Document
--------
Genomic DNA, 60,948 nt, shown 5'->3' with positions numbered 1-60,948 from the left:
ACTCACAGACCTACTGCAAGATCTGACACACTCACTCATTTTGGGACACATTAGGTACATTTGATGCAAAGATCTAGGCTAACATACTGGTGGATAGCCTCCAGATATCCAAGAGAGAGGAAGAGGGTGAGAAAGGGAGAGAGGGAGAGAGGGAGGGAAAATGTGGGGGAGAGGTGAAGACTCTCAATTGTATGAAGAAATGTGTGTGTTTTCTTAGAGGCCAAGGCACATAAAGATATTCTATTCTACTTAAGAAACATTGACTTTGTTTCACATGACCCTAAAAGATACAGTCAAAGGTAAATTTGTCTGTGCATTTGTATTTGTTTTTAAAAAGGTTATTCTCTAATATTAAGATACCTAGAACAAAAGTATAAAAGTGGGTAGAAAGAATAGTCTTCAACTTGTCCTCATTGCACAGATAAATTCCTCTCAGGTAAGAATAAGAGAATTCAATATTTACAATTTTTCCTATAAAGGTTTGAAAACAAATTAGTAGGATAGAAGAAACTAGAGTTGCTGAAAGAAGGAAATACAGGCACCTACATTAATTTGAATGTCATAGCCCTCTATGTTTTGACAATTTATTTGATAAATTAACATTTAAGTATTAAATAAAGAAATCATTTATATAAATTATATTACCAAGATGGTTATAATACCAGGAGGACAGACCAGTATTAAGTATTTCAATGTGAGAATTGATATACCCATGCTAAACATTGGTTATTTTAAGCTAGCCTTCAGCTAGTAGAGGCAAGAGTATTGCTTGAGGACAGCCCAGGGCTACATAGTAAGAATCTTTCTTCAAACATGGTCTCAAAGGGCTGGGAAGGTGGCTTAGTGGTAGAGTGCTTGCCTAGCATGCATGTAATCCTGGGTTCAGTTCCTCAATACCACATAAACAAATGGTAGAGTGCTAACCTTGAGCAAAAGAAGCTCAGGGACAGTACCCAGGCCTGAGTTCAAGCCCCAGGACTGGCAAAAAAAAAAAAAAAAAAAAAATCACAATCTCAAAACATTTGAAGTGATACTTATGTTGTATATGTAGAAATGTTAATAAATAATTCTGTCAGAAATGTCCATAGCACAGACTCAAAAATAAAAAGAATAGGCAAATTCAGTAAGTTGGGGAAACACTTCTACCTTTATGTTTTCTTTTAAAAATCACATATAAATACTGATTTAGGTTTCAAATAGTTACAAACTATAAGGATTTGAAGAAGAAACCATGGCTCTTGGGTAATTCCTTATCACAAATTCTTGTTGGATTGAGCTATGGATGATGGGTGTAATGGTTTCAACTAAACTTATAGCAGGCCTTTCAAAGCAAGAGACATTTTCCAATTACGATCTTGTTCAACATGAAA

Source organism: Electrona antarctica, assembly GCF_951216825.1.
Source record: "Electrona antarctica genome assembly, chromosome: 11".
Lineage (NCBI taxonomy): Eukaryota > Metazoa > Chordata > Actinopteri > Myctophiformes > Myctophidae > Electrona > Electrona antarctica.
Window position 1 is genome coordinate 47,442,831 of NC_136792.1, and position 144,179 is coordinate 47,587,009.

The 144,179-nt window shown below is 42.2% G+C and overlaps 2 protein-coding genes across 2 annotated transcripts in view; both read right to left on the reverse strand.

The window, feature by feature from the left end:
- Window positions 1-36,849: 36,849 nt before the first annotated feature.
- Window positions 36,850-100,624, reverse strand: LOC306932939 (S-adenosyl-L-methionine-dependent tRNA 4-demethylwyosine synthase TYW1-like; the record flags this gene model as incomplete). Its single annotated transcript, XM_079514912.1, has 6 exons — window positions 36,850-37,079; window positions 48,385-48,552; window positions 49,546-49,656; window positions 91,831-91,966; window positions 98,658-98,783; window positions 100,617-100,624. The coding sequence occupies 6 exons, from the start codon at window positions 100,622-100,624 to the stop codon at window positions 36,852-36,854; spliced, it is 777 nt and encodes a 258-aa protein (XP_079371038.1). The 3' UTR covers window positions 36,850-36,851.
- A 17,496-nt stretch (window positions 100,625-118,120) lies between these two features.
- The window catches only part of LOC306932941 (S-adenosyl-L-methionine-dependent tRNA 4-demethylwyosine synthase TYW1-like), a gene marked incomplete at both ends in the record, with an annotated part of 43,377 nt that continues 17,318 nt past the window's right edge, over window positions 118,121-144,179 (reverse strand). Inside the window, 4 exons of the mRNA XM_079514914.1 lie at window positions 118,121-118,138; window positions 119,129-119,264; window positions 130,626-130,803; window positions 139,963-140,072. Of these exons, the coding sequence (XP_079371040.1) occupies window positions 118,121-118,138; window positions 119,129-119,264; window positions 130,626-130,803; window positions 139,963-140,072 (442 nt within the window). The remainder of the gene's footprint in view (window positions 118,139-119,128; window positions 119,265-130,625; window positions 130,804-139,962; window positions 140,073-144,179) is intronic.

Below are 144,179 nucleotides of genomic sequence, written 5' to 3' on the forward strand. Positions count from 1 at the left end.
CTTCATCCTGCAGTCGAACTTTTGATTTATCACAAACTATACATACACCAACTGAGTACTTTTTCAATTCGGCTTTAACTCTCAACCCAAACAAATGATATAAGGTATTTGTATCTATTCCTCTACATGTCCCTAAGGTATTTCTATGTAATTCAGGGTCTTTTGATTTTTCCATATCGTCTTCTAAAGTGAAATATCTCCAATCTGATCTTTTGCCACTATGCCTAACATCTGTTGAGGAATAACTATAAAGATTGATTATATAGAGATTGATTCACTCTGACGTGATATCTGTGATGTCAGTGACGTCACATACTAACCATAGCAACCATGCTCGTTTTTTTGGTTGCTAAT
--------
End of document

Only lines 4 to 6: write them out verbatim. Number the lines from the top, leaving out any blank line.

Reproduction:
Source record: "Electrona antarctica genome assembly, chromosome: 11".
Lineage (NCBI taxonomy): Eukaryota > Metazoa > Chordata > Actinopteri > Myctophiformes > Myctophidae > Electrona > Electrona antarctica.
Window position 1 is genome coordinate 47,442,831 of NC_136792.1, and position 144,179 is coordinate 47,587,009.